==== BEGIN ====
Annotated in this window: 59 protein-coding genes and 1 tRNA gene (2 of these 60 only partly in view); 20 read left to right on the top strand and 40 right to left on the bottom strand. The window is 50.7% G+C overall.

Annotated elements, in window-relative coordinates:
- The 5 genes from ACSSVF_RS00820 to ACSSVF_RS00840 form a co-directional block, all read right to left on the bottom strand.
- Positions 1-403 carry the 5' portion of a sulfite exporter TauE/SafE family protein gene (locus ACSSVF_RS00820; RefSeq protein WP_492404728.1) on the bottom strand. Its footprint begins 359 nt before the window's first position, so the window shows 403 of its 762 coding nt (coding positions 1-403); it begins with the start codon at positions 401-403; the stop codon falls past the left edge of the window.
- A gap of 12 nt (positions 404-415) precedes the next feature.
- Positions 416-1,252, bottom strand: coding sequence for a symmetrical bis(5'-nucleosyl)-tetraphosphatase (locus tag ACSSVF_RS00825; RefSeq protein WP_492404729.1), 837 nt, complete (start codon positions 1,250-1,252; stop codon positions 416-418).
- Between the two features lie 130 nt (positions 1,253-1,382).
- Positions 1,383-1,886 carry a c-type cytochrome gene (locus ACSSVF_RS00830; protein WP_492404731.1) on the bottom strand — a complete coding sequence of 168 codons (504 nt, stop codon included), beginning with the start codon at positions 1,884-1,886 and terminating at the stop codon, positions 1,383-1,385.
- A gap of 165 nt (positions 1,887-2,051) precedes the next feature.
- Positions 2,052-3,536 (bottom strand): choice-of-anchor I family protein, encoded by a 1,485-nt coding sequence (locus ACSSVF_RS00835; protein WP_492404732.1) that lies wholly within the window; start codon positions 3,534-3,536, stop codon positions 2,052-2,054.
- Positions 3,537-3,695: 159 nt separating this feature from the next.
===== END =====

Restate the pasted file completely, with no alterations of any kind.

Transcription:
Annotated in this window: 59 protein-coding genes and 1 tRNA gene (2 of these 60 only partly in view); 20 read left to right on the top strand and 40 right to left on the bottom strand. The window is 50.7% G+C overall.

Annotated elements, in window-relative coordinates:
- The 5 genes from ACSSVF_RS00820 to ACSSVF_RS00840 form a co-directional block, all read right to left on the bottom strand.
- Positions 1-403 carry the 5' portion of a sulfite exporter TauE/SafE family protein gene (locus ACSSVF_RS00820; RefSeq protein WP_492404728.1) on the bottom strand. Its footprint begins 359 nt before the window's first position, so the window shows 403 of its 762 coding nt (coding positions 1-403); it begins with the start codon at positions 401-403; the stop codon falls past the left edge of the window.
- A gap of 12 nt (positions 404-415) precedes the next feature.
- Positions 416-1,252, bottom strand: coding sequence for a symmetrical bis(5'-nucleosyl)-tetraphosphatase (locus tag ACSSVF_RS00825; RefSeq protein WP_492404729.1), 837 nt, complete (start codon positions 1,250-1,252; stop codon positions 416-418).
- Between the two features lie 130 nt (positions 1,253-1,382).
- Positions 1,383-1,886 carry a c-type cytochrome gene (locus ACSSVF_RS00830; protein WP_492404731.1) on the bottom strand — a complete coding sequence of 168 codons (504 nt, stop codon included), beginning with the start codon at positions 1,884-1,886 and terminating at the stop codon, positions 1,383-1,385.
- A gap of 165 nt (positions 1,887-2,051) precedes the next feature.
- Positions 2,052-3,536 (bottom strand): choice-of-anchor I family protein, encoded by a 1,485-nt coding sequence (locus ACSSVF_RS00835; protein WP_492404732.1) that lies wholly within the window; start codon positions 3,534-3,536, stop codon positions 2,052-2,054.
- Positions 3,537-3,695: 159 nt separating this feature from the next.